Have each person in your group select one of the sets of coordinate pairs shown here. Then calculate the length of the line segment between those two coordinates. Once the values are calculated, have each person in the group briefly share how they did their calculations.

• $$(\text -3,1)$$ and $$(5,7)$$

• $$(\text -1,\text -6)$$ and $$(5,2)$$

• $$(\text -1,2)$$ and $$(5,\text -6)$$

• $$(\text -2,\text -5)$$ and $$(6,1)$$

1. How does the value you found compare to the rest of your group?
2. In your own words, write an explanation to another student for how to find the distance between any two coordinate pairs.

### Activity Synthesis

The purpose of this discussion is for students to compare their methods for finding the distance between two points. Select 2–3 previously identified students to share how they found the distance between their points.

If any groups figured out that the points lie on a circle, ask them to share how they did so. Then, ask students to find the distance between one (or both) of their points and the point $$(2,\text-2)$$ using the method they described in the second problem. If students calculations are correct, they should get a distance of 5 units, which is the radius of the circle.

Speaking, Listening: MLR7 Compare and Connect. Ask students to prepare a visual display of their work along with a written explanation for how to find the distance between any two coordinate pairs. As students investigate each other’s work, ask them to share what worked well in a particular approach. Listen for and amplify the language students use to explain how they used the Pythagorean Theorem to calculate distances. Then encourage students to explain how the terms $$a$$ and $$b$$ in the Pythagorean Theorem are related to the coordinate pairs. For example, $$a$$ could represent the vertical distance between the coordinate pairs and $$b$$ could represent the horizontal distance between the coordinate pairs. This will foster students’ meta-awareness and support constructive conversations as they compare strategies for finding the distance between coordinate pairs and make connections between the terms $$a$$ and $$b$$ in the Pythagorean Theorem and the coordinate pairs.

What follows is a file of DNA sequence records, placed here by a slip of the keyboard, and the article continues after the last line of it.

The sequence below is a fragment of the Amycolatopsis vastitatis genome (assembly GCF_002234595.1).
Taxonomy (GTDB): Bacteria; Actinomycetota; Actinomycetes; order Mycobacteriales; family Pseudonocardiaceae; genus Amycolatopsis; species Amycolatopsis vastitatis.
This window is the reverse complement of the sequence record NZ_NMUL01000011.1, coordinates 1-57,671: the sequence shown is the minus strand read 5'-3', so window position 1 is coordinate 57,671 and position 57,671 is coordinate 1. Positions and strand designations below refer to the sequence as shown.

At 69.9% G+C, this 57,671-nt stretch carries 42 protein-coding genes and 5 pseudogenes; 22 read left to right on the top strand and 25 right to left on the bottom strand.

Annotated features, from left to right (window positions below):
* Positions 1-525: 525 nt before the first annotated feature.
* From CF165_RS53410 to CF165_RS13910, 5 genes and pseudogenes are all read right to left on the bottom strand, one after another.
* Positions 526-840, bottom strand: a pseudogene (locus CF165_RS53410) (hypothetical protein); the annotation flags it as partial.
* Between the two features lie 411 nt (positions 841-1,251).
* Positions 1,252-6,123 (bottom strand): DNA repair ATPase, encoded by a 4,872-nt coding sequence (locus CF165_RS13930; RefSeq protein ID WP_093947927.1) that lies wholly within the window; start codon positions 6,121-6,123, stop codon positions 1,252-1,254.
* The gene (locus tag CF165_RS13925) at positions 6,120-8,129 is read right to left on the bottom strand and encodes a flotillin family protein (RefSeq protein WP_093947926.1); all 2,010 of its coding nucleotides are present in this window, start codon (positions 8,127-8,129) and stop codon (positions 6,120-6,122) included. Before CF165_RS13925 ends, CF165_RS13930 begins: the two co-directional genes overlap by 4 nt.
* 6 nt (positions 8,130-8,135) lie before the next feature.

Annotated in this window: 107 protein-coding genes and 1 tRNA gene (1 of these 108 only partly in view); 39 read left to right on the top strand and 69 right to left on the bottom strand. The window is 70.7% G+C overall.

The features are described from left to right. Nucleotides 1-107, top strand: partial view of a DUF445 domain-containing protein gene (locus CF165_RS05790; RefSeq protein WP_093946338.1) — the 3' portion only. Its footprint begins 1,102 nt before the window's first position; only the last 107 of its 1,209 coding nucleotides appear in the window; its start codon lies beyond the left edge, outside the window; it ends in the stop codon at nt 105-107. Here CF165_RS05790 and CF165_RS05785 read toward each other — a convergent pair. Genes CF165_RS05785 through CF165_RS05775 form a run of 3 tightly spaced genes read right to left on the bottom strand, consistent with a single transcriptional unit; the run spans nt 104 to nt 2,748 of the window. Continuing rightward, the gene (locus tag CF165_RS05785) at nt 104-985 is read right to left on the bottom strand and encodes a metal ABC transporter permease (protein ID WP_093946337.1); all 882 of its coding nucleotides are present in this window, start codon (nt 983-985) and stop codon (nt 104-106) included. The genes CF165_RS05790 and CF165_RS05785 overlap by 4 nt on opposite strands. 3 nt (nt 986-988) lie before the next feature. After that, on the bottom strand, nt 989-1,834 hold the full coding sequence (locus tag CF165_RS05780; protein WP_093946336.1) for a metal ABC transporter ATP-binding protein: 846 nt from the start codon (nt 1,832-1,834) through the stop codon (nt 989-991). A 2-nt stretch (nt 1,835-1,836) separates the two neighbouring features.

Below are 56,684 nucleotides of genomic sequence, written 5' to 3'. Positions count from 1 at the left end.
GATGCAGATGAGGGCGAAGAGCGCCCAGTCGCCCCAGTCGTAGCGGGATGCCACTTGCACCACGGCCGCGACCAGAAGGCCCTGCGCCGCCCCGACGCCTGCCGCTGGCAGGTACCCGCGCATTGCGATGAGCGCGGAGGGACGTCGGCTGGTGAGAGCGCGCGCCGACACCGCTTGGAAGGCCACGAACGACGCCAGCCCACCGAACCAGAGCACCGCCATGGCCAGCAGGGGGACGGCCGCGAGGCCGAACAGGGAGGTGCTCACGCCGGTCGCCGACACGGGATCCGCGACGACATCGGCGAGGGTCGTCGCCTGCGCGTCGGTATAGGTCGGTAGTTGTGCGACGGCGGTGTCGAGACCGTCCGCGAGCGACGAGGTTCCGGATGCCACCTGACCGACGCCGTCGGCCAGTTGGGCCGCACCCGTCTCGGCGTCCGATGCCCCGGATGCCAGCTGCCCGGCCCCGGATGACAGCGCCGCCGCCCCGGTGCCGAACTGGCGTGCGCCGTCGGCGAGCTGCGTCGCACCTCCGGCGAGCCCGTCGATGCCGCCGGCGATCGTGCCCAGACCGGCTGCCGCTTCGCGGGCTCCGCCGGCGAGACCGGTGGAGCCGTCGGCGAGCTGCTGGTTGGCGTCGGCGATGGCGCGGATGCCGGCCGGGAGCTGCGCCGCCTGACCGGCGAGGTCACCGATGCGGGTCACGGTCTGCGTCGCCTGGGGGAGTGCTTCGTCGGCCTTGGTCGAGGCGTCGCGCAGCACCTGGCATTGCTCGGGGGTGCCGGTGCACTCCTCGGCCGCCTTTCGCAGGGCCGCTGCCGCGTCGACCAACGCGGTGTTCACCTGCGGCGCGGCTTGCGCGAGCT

Design Principles(s): Cultivate conversation; Maximize meta-awareness

## Lesson Synthesis

### Lesson Synthesis

The purpose of the discussion is to check student understanding of how to use the Pythagorean Theorem to calculate distances between points in the coordinate plane. Ask:

• “How can you find the distance between points in the coordinate plane?” (If they are on the same horizontal or vertical line, we just subtract the coordinates that are different. If they aren’t, we can construct a right triangle and use the Pythagorean Theorem.)
• “What advice would you give someone finding the distance between two points on the coordinate plane using the Pythagorean Theorem?” (Make a sketch!)

## Student Lesson Summary

### Student Facing

We can use the Pythagorean Theorem to find the distance between any two points on the coordinate plane. For example, if the coordinates of point $$A$$ are $$(\text-2,\text-3)$$, and the coordinates of point $$B$$ are $$(\text-8,4)$$, let’s find the distance between them. This distance is also the length of line segment $$AB$$. It is a good idea to plot the points first.

Think of the distance between $$A$$ and $$B$$, or the length of segment $$AB$$, as the hypotenuse of a right triangle. The lengths of the legs can be deduced from the coordinates of the points.
The length of the horizontal leg is 6, which can be seen in the diagram, but it is also the distance between the $$x$$-coordinates of $$A$$ and $$B$$ since $$|\text-8-\text-2|=6$$. The length of the vertical leg is 7, which can be seen in the diagram, but this is also the distance between the $$y$$-coordinates of $$A$$ and $$B$$ since $$|4 - \text-3|=7$$.
Once the lengths of the legs are known, we use the Pythagorean Theorem to find the length of the hypotenuse, $$AB$$, which we can represent with $$c$$. Since $$c$$ is a positive number, there is only one value it can take:
\begin{align} 6^2+7^2&=c^2 \\ 36+49&=c^2 \\ 85&=c^2 \\ \sqrt{85}&=c \\ \end{align}
This length is a little longer than 9, since 85 is a little longer than 81. Using a calculator gives a more precise answer, $$\sqrt{85} \approx 9.22$$.